I have no idea on the napkin thing, other to agree that historically, table “linens” were made of linen, which is bleachable and very white. Currently I use washable napkins made by my sister in law – puppies, froggies, fishies and nasturshims. All bright colors and I have fun seeing which napkin my guests pick to use.

  17. There are tea towels that are meant as decorations and ones that are meant to dry dishes. I use my Ikea ones to dry and my pretty ones to decorate. That means that too many pretty ones can be a problem. Like you said though, they are good for gift giving, covering bread or hot potatoes (cheese and potatoes are a staple meal here) and in a pinch they can be used as placemats. They also make a good cover for hot water bottles or cold packs. Just sayin’.

    You could, of course, get rid of some of the tea towels and use the space for yarn stash. No?

    Randomly, there’s a code here for towels. The striped ones are for your hands and the ones with squares for drying dishes. Unfortunately, I have trouble remembering which is which.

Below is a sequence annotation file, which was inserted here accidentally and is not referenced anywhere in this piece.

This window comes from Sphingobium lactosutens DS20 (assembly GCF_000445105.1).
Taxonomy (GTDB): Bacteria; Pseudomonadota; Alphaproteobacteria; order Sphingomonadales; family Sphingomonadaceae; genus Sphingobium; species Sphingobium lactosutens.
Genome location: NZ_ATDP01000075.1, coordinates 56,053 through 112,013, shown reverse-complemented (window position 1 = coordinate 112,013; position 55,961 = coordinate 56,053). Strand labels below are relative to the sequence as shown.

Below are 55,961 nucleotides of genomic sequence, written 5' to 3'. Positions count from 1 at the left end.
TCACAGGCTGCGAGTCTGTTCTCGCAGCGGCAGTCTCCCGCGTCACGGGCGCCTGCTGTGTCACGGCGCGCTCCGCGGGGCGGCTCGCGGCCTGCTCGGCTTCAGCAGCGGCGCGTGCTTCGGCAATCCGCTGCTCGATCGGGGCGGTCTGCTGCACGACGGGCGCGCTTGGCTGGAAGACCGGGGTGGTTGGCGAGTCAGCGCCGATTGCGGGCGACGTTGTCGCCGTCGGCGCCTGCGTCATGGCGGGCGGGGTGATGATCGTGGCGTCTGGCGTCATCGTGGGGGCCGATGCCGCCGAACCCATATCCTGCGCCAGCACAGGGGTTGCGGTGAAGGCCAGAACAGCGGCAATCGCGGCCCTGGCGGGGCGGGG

18. Gwyndolyn O'Shaughnessy

    My husband (who does NOT spontaneously do the laundry, wanna trade?) defines “tea towels” as the lightweight, cotton or linen, fast-drying ones that were used for any cleanup. They are the ones that paper towels replaced.

    He defines “dish towels” as the non-terry ones in the kitchen, used for either dishes or hands. (Mom is horrified; she says “dish” towels are not the same as “hand” ones, because you wipe things OFF your hands and ONTO the dishes if you mix them up.)

    Auntie says that before either chlorine- or soda-based bleaches were available, the sun was used to bleach table linens, diapers, etc. It fades just about anything out of fabrics … including whatever color the fabric started with.

    (Just kidding about the trade.)

  19. Can a small towel be a tea towel? Is there a specific material that tea towels are made out of?

  20. My husband uses USED tea towels – that I dry dishes with – to cover bread, or pikelets when he makes them. I think this is so unhygeinic, We have just had a big fight, but I can’t find much to support me on the we, apart from they should be washed daily. I never wipe spills up, or the bench, with tea towels, I use the cloth I wash the dishes to do that.

Leave a Reply

Fill in your details below or click an icon to log in:

WordPress.com Logo

You are commenting using your WordPress.com account. Log Out / Change )

Twitter picture

You are commenting using your Twitter account. Log Out / Change )

Facebook photo

You are commenting using your Facebook account. Log Out / Change )

Google+ photo

You are commenting using your Google+ account. Log Out / Change )

Connecting to %s